Using Euripides' play Helen as the main point of reference, C. W. Marshall's detailed study expands our understanding of Athenian tragedy and provides new interpretations of how Euripides created meaning in performance. Marshall focuses on dramatic structure to show how assumptions held by the ancient audience shaped meaning in Helen and to demonstrate how Euripides' play draws extensively on the satyr play Proteus, which was part of Aeschylus' Oresteia. Structure is presented not as a theoretical abstraction, but as a crucial component of the experience of performance, working with music, the chorus and the other plays in the tetralogy. Euripides' Andromeda in particular is shown to have resonances with Helen not previously described. Arguing that the role of the director is key, Marshall shows that the choices that a director can make about role doubling, gestures, blocking, humour, and masks play a crucial part in forming the meaning of Helen.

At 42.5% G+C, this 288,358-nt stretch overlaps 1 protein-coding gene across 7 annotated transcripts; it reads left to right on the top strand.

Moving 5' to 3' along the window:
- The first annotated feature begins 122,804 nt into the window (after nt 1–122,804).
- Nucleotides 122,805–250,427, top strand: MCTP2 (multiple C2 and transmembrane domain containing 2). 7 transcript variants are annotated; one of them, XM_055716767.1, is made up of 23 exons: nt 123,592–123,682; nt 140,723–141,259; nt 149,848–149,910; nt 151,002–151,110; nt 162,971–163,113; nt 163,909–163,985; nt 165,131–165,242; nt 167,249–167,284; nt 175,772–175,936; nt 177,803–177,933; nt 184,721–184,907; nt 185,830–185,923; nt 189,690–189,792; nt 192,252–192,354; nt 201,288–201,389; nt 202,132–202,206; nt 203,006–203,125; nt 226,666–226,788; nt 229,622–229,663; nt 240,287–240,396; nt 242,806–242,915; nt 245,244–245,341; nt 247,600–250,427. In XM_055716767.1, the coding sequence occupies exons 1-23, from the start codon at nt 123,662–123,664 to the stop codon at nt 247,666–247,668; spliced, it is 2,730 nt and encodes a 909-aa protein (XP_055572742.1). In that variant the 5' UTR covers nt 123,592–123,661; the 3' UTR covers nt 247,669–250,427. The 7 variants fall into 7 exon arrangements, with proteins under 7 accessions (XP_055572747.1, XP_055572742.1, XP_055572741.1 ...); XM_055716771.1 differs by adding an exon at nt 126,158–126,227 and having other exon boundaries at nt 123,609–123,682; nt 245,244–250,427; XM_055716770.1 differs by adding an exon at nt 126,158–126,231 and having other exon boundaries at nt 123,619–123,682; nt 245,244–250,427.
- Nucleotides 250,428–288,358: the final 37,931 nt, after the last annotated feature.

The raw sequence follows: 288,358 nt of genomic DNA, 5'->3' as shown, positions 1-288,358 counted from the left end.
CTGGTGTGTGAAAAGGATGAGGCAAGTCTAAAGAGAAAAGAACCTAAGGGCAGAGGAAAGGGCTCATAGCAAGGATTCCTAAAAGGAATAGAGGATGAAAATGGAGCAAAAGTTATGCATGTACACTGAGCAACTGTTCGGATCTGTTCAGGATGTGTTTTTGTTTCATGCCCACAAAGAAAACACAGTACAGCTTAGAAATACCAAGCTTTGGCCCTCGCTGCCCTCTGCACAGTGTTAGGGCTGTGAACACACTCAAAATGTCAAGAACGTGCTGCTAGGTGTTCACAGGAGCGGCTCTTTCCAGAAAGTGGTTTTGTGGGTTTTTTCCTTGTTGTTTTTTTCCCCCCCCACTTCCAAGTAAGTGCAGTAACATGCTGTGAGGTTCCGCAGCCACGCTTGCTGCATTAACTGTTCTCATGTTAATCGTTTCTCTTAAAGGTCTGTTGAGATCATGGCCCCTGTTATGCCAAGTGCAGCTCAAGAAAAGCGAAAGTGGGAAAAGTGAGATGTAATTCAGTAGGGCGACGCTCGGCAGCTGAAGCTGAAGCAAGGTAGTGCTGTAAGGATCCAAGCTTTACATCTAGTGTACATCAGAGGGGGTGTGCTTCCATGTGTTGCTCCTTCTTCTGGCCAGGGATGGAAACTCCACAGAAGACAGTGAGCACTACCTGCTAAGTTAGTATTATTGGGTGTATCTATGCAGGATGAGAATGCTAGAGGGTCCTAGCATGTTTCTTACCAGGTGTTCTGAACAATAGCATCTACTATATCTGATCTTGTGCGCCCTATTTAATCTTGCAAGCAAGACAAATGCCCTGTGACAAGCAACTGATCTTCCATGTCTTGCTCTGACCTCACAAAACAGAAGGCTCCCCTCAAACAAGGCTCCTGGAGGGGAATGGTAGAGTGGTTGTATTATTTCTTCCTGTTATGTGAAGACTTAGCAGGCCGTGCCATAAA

|Publisher:||Cambridge University Press|
|Product dimensions:||6.69(w) x 9.61(h) x (d)|
About the Author
Table of Contents1. Helen and the evidence for performance; 2. Structure; 3. Protean Helen; 4. Chorus and music; 5. Andromeda; 6. Stage directions; 7. Directorial decisions; 8. The mask of beauty.